A condition is a boolean expression related to a single event that has been detected by Falco. You can use fields related to every supported event, but this document focuses on syscalls as they're currently the most common. The language supports boolean operators and parentheses as you'd expect. For example a condition like:
evt.type = execve and evt.dir = < and (proc.name = cat or proc.name = grep)
This will trigger for each execution of
grep. Below you can take a closer look at what is the meaning of those fields such as
evt.dir, how to discover the types of events available, and which fields are present with which event type.
Syscall event types, direction and args
Every syscall event will present the
evt field class. Each condition that you write for those events will normally start with a
evt.type expression or macro; this makes a lot of sense since security rules normally consider one syscall type at a time. For instance, you may want to consider
openat to catch suspicious activity when opening files,
execve to inspect spawned processes, and so forth. You don't have to guess the syscall name, as you can see the complete list of supported system calls events and understand which ones you can use.
Every syscall has an entry event and an exit event which is shown in the
evt.dir field, also known as the "direction" of the system call. A value of
> indicates entry, which fires when the syscall is invoked, while
< marks exit, meaning that the call has returned. In fact, by looking at the supported system call list you can see that our events have both entries. For example:
> setuid(UID uid)
< setuid(ERRNO res)
Most of the time the engine informs you about exit events as you want to understand what happened after the event execution is complete. You can see by using the events associated with opening files.
< open(FD fd, FSPATH name, FLAGS32 flags, UINT32 mode, UINT32 dev)
< openat(FD fd, FD dirfd, FSRELPATH name, FLAGS32 flags, UINT32 mode, UINT32 dev)
As you can see, each event has a list of arguments associated with it that you can access by using
evt.arg.<argname>. For example, to identify when a process opens a file to overwrite it, you need to check if the list of flags contains
O_TRUNC. You can use the
evt.arg.flags field of the
openat exit events shown above and the rule will then look like this:
evt.type in (open, openat) and evt.dir = < and evt.arg.flags contains O_TRUNC
Note that the arguments do not necessarily match the raw parameters that are used in the Linux kernel, but are parsed by Falco to make it easier to write rules. By using the
evt fields we can inspect many more aspects that are common across events.
Syscall event context and metadata
evt fields allow you to write pretty expressive conditions, arguments and common fields are usually not enough to write full security rules. Many times you want to add conditions based on the process context the event happens in, or whether or not something is happening inside a container or even correlate each event with the relevant Kubernetes metadata for the cluster, pods, and more. For this reason, Falco enriches many events with other field classes. Not all the classes are available for all the events and the list can grow. The documentation for each clarifies when those are expected to be available, but some are so common that you often rely on them.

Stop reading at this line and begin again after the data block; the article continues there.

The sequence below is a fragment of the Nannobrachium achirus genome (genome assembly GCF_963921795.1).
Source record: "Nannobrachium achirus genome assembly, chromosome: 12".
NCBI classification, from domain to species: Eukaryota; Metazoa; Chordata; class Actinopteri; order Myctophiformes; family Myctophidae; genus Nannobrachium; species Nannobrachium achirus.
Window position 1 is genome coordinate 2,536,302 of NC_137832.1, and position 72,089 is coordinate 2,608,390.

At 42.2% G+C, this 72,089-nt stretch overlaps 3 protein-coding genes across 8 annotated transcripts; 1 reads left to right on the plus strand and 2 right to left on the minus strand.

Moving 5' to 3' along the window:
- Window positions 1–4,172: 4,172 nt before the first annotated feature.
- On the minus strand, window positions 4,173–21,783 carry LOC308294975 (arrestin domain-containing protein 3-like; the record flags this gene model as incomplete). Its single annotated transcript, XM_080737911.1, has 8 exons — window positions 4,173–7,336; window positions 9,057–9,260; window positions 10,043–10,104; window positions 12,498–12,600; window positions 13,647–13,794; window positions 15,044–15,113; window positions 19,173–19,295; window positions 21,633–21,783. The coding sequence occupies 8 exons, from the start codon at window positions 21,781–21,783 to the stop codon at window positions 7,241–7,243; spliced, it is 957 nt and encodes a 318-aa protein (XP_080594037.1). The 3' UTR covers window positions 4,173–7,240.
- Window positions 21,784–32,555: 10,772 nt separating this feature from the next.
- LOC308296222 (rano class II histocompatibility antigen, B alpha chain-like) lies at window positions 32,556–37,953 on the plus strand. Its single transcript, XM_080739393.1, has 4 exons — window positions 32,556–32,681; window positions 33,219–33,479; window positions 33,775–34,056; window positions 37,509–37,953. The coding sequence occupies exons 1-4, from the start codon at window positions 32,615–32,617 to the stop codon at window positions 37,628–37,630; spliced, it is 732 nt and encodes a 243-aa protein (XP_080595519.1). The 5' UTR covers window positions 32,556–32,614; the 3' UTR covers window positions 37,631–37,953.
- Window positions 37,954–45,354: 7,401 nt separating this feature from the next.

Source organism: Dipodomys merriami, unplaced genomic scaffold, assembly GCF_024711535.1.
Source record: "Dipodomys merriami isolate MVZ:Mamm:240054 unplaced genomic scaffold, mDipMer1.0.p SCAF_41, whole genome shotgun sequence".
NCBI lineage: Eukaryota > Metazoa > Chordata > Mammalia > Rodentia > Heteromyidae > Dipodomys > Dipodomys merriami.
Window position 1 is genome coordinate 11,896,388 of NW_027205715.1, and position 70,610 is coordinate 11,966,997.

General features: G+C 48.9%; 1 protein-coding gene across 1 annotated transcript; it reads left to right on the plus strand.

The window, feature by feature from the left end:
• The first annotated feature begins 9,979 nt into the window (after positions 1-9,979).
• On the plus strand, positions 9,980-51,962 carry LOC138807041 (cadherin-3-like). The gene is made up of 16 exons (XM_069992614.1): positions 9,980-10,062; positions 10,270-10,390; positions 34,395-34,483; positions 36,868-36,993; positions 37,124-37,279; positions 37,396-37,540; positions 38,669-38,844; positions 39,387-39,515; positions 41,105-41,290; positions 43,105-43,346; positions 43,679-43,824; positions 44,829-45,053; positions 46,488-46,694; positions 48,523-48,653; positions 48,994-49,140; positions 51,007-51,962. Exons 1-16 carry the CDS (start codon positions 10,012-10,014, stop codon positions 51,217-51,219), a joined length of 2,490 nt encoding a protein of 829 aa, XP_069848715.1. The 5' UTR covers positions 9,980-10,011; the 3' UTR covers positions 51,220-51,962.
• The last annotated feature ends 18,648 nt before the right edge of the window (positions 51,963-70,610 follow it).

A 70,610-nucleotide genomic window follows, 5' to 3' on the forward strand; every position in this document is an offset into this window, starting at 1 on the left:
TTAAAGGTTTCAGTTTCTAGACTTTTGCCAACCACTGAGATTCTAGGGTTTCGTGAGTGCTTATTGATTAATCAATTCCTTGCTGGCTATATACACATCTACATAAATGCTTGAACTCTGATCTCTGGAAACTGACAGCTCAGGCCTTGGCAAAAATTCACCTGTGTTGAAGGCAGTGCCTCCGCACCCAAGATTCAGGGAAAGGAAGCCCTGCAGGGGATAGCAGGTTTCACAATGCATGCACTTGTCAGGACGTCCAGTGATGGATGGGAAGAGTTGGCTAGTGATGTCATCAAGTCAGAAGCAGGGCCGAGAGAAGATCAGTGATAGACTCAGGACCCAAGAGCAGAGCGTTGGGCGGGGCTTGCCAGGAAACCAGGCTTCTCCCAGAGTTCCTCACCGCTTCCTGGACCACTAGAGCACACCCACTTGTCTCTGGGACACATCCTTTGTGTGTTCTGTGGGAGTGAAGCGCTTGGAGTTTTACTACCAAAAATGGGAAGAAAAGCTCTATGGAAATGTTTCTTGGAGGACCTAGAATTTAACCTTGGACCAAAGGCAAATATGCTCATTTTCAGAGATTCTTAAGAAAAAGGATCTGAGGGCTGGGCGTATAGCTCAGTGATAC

proc field class gives you the context about the process and thread that is generating a specific syscall. This information is usually very important. The most basic piece of information you can get out of it is
proc.pid, but you can even traverse the process hierarchy by using
proc.apid[<n>]. Likewise, you may be interested in which user performs a specific action via the
user field class.
The documentation gives you an example of how to catch executions of
bash within containers:
if evt.type = execve and evt.dir = < and container.id != host and proc.name = bash
Note that you don't even have to look at the
execve args. That is because once
execve has returned the process context recorded by Falco is updated, meaning that the
proc. fields will already refer to all information, including the command line, executable, arguments, related to the new process that was just spawned.
You can use the following operators in conditions:
|Equality and inequality operators.
|Comparison operators for numeric values.
|For strings will evaluate to true if a string contains another, and
icontains is the case insensitive version. For flags it will evaluate to true if the flag is set. Examples:
proc.cmdline contains "-jar",
evt.arg.flags contains O_TRUNC.
|Check prefix or suffix of strings.
|Evaluate standard glob patterns. Example:
fd.name glob "/home/*/.ssh/*".
|Evaluate if the provided set (could have just one element) is completely contained in another set. Example:
(b,c,d) in (a,b,c) will evaluate
d is not contained in the compared set
|Evaluate if the provided set (could have just one element) has at least one element in common with another set. Example:
(b,c,d) intersects (a,b,c) will evaluate
TRUE since both sets contain
|Compare a file path against a set of file or directory prefixes. Example:
fd.name pmatch (/tmp/hello) will evaluate to true against
/tmp/hello/world but not
|Check if a field is set. Example:
|These operators work similarly to
startswith and allow performing byte matching against a raw string of bytes, accepting as input a hexadecimal string. Examples:
evt.buffer bcontains CAFEBABE,
evt.buffer bstartswith 012AB3CC.
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